December 9, 2009
December 9, 2009
On December 8th, U.S. Senator Tom Coburn and Senator John McCain released their Stimulus Checkup Report. The report lists 100 projects as part of the $700 billion stimulus program targeted as waste. Four Oregon projects made the list are listed below;
Recovering Crab Pots Lost At Sea ($700,000)
A $700,000 grant will pay for 48 people to help Oregon crabbers recover crab pots they have lost at sea. The two-year project expects to yield 2,000 lost pots a year. Oregon crabbers reportedly lose an estimated 15,000 crab pots a year. The effort will use 10 boats, planes, and a telephone hotline for people to phone in crab pot sightings. If all 4,000 pots are recovered as expected, the grantees will spend an average of $175 per crab pot, though John‘s Sporting Goods in nearby Everett, Washington sells new crab pots online for as little as $19.95. At that price, crabbers could purchase nearly ten times as many crab pots as this program is expected to reclaim.
2. Renovations for Federal Building as Expensive as New Building ($133 million)
Taxpayers in Oregon may be surprised to learn that the largest stimulus project in their state is not a new road or bridge, but a $133 million makeover for the federal building in downtown Portland. The money will go toward greening the Edith Green/Wendell Wyatt Federal Building in the hope of making it a model for energy efficient government offices in the Northwest. That said, for $133 million some may wonder why they did not simply tear it down and start over.
It is not yet clear how all of the money will be spent—those decisions will largely be made by a contractor to be hired by the General Services Administration. For now, agency officials expect to construct a type of vegetative skin—made of plants—on the exterior of the building, to help with heating and cooling costs. Vegetative facades on buildings, however, are a little studied field according to some experts. In 2007, a new federal building was constructed in downtown San Francisco with similar state-of-the-art energy efficiency features for $144 million—nearly the same cost to merely renovate the Portland Federal Building. Both buildings are eighteen stories tall, built with energy efficient technologies, and house federal agency offices. The major difference is that the San Francisco building is much larger, with an additional 100,000 usable square feet in comparison with its counterpart in Portland.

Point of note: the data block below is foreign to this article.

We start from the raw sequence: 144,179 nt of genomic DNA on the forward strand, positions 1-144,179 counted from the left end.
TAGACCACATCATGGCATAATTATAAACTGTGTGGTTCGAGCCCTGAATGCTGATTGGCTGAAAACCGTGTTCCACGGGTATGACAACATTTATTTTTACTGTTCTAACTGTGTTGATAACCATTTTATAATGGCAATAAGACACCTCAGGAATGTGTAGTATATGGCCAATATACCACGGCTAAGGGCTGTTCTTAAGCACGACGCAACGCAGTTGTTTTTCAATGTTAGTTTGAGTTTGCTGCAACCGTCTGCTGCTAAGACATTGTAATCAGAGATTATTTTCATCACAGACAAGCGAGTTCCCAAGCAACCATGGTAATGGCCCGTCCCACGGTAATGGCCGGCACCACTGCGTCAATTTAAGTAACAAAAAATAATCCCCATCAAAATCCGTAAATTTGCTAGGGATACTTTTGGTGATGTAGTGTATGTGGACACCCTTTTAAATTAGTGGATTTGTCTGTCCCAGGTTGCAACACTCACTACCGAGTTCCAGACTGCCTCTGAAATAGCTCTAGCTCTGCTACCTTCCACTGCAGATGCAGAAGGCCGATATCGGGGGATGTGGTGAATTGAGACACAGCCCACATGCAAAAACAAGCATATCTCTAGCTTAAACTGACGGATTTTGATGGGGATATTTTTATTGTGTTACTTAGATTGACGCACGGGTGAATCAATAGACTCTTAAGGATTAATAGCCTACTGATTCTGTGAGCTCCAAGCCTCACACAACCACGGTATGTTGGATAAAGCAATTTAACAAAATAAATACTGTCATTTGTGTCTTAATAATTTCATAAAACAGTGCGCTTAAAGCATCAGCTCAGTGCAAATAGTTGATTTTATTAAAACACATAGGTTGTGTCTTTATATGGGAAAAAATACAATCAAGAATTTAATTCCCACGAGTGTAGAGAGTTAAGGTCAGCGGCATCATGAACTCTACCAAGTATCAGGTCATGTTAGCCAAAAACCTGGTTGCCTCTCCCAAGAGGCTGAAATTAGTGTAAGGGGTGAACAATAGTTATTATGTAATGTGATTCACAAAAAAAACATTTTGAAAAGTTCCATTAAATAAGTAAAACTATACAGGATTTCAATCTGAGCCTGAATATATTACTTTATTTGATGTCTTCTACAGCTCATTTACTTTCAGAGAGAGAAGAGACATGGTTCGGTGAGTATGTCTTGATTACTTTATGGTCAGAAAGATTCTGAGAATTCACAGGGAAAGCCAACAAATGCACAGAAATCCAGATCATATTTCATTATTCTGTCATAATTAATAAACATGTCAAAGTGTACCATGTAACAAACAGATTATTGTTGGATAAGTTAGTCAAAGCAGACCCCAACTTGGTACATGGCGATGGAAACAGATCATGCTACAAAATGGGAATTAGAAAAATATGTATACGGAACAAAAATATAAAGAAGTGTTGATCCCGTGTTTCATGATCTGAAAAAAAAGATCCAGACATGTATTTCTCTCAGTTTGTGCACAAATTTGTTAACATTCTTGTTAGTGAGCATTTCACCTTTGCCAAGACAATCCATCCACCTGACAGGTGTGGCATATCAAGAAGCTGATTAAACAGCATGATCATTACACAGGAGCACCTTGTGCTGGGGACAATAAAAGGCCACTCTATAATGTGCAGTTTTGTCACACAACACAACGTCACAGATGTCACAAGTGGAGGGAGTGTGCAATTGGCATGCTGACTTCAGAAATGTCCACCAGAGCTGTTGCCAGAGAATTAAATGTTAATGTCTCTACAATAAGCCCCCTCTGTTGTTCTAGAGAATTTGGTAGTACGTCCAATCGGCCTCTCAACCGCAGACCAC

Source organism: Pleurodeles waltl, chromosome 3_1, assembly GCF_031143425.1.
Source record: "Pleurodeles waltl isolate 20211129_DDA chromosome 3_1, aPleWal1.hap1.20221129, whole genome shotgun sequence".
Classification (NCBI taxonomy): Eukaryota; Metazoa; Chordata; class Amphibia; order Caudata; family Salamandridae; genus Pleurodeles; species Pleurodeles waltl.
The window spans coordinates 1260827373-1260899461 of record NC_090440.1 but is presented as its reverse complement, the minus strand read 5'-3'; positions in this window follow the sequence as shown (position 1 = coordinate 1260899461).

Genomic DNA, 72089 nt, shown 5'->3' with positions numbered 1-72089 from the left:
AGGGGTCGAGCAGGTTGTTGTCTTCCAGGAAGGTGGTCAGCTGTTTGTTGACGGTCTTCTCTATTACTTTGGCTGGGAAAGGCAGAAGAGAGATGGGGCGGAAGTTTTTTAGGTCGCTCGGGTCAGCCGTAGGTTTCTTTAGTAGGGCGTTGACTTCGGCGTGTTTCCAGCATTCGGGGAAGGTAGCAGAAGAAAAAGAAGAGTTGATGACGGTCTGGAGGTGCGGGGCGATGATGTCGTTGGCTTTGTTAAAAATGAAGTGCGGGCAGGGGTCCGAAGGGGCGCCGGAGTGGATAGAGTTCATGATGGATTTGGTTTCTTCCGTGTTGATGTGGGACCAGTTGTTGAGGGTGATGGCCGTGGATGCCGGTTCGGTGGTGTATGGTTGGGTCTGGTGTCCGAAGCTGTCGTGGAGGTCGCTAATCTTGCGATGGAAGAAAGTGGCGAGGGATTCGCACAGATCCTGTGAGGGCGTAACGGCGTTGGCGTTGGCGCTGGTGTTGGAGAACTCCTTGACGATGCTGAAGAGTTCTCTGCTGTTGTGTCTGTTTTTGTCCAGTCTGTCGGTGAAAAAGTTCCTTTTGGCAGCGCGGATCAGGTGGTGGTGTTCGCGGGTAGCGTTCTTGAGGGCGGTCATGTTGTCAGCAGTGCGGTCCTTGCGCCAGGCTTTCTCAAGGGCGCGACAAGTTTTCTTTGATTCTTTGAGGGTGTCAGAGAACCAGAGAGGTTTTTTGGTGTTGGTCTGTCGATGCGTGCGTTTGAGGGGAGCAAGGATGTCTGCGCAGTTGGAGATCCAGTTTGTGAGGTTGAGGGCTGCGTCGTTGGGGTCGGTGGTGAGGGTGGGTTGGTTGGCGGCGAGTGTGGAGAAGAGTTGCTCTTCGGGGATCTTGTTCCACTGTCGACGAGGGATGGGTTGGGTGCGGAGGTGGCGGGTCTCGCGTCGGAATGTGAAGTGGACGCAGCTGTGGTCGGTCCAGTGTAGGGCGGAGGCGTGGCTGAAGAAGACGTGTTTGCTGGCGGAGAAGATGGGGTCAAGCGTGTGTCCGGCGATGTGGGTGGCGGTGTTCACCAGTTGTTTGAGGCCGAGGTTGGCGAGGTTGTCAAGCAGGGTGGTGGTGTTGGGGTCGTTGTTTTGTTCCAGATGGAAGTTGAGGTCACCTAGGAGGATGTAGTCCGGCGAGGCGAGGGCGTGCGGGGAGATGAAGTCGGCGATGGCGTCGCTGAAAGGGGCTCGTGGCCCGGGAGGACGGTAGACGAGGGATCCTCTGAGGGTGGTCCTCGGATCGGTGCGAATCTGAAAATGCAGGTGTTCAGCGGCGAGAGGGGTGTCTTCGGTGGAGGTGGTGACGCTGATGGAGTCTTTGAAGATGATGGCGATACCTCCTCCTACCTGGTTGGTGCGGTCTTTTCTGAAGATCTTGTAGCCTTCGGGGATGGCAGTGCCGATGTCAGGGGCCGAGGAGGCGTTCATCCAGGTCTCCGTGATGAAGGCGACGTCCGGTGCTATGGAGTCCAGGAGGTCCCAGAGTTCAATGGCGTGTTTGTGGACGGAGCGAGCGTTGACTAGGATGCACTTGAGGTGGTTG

Removing Lead Paint from a Pedestrian Bridge ($3.5 million)
A historic bridge in Salem, Oregon is about to get a paint job and some security cameras with a $3.5 million stimulus grant from the Department of Transportation. Through the years, the bridge has been painted with lead-based materials, which local officials would now like to remove. The Union Street Railroad Bridge, built in the early 20th Century, has been closed to trains for decades and has recently been converted to a pedestrian thoroughfare over the Willamette River. Attempting to underscore the importance of the bridge to local economic growth, Todd Klocke with the City of Salem, told a reporter, ?There have been talks about half marathons or other events using the bridge, we have also heard about a couple that want to get married on the bridge in the spring.
Wastewater Treatment Center with “Talking Water Gardens” ($8 million)
Oregon will use $8 million in stimulus loans for a wastewater treatment project featuring a tourist-friendly ?Talking Water Gardens. According to news reports, the spectacle would ?funnel effluent from the city‘s wastewater treatment plant into wetlands…where it would be naturally cleansed and cooled down? before flowing into the Willamette River. In order to spend the money as fast as possible, the city of Albany will issue a non-competitive contract for work on the project. According to the city‘s planning document, ?the waterfall component is expected to have an important acoustical impact that is the driver for the name ?Talking Water Gardens.‘ Local residents will also be facing an increase in sewer rates to pay for the new water treatment system.
Read full report here
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